First, some background. One of the rarely used elements of Bible study is the field of Typology, which uses events and persons to illuminate or reveal aspects or significant meanings of history - or, for our purposes, holy history. For example, in our Bible readings two weeks ago, Paul made reference to Jesus' 40 days in the wilderness. What image or event does that call to mind? The forty days the Hebrews spent in the wilderness on their way to the Promised Land.
            Thanks largely to recent Biblical scholarship, we are beginning to understand the myriad ways the events and people of Christian Scriptures are tied to those of the Hebrew Scriptures (the Old Testament).  As we will discuss later, I believe our best thinking is that we as the Christian church have been grafted into Jewish holy history (see Romans 9-11). Thus, our relationship to Judaism is one of dependence, not superiority.
            So here we go - with times when a prior unresolved event is fulfilled or resolved in the present - or when an event in one of the Gospels can be seen as the mirror image of an event in Jewish history, as in the passage two weeks ago about Jesus' 40 days in the wilderness. These things tie us to our Jewish ancestry and  history as the people of God.

- Jesus as the New Adam
- The Disobedience of Eve is overcome by the Obedience of Mary
- Confusion at Tower of Babel is reversed at Pentecost
- Slaughter of the Innocents, both at the time of Moses and of Jesus.
- Refugee status of Moses - and similarly of Jesus (both involving Egypt).
- 40 years of wandering in the wilderness - Jesus spending 40 days in wilderness.
- Ten Commandments from the mountain and Beatitudes (sermon on the mountain)
- Moses' face shining, coming down the mountain precedes the Transfiguration.
- At Transfiguration, Jesus flanked by Moses and Elijah (the Law and the Prophets).
- Suffering Servant Passages in Isaiah (46-53) reflected in Passion of Jesus.
- Passage in Isaiah 7:14 about "the virgin" or young maiden is basis for Matthew 1:22-33.
- The story of Cain and Abel lived out in Steinbeck's "East of Eden" in the Salinas Valley:
 --  Bruce and Steve Taylor had controlling interest in Fresh Express produce. When Steve "got 
religion," he initiated a brutal battle, forcing Bruce out of the family business.  Bruce, my parishioner, later started Taylor Farms, which is now the equal of Fresh Express. Thus, the important question about a myth is not "When did it happen?" but "Where is it happening?" This is especially true of the myths in Genesis.

- The Sacrifice of Isaac (Genesis 18) provides the context for Simon of Cyrene carrying Jesus' cross.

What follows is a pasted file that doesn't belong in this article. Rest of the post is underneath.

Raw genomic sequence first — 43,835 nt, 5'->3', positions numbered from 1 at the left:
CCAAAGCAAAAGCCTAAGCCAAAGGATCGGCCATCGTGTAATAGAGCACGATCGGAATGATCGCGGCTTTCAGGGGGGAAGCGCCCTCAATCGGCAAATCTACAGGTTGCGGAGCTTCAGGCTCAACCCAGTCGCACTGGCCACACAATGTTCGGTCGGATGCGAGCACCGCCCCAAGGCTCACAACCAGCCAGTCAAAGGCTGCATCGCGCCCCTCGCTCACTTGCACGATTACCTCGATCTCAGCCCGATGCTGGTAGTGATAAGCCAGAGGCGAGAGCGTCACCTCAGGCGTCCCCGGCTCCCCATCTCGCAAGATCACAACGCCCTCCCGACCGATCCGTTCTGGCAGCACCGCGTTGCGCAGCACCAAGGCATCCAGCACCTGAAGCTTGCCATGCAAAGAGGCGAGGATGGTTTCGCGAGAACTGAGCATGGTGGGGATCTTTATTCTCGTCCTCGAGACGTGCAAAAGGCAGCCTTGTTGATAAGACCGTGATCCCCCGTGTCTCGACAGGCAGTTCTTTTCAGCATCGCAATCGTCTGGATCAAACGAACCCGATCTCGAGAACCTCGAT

-- Mark, alone, tells of Simon of Cyrene, father of Alexander and Rufus, carrying the cross of Jesus to the crucifixion (15:21). Note, that Simon is a Semitic name, Alexander ("one who contends") is a Greek name, and Rufus (from the Latin for "red") is a Roman name. Then remember that Isaac's sons are Jacob, who contended with the angel, and Esau, who founded the nation of Edom which was located on red clay (Edom's approaching soldiers were referred to as "dressed in red"). Third, just as Isaac was compelled to carry wood to his own sacrifice (where, instead, a lamb was provided), so Simon was compelled to carry a wooden cross to a sacrifice (where the Lamb of God was provided). So this is a stunning piece of writing by Mark, as in one verse with Simon's family consisting of a Semite, a Greek, and a Roman, - the whole of the known world was involved in carrying the cross of Jesus to Golgotha.

                Note:  You won't find this explanation in any Commentary, though the connection is clear                 and makes no other sense. TBW

            The nativity stories in Matthew and Luke reflect the passage from the prophet Isaiah, but there remains confusion as to the meaning of the term in Isaiah 7:14. However, regardless of a literal truth of a virgin birth of Jesus, there are other even more important truths:

a.  it is a metaphorical rendition of the belief that Jesus' birth being at God's initiative. There may     
         have been no other way to portray this.
b.  this is an affirmation of Jesus' humanity as he was born of a human mother, over against the  
        heresy of Docetism, which held that Jesus "seemed" to be human.

            As noted earlier, Mary's obedience reverses the Genesis story about the disobedience of Eve and the inclusion of "virgin Mary" in the Nicene Creed was to contradict the heresy of Docetism. It is interesting that in Mark's Gospel Jesus holds his humanity and divinity in tension by referring to himself as "the Son of man." The phrase is ambiguous. The Book of  Daniel refers to the Son of man coming to earth in clouds of glory, while the Psalms and the prophet Ezekiel speak of the Son of man being lower than the worms of the earth.
            In talking with Mike Miller, my Roman Catholic colleague in Salinas, California, I asked what progressive Roman Catholics thought about the doctrine of the virgin birth. He said it had to do with this: We all have parts of ourselves that we keep hidden from others and there are also parts of ourselves which are even hidden from ourselves. They are "virgin territory." When Mary opened herself to God, she offered all of herself, including that virgin territory - in that sense Jesus acquired a humanity deeper than all other births.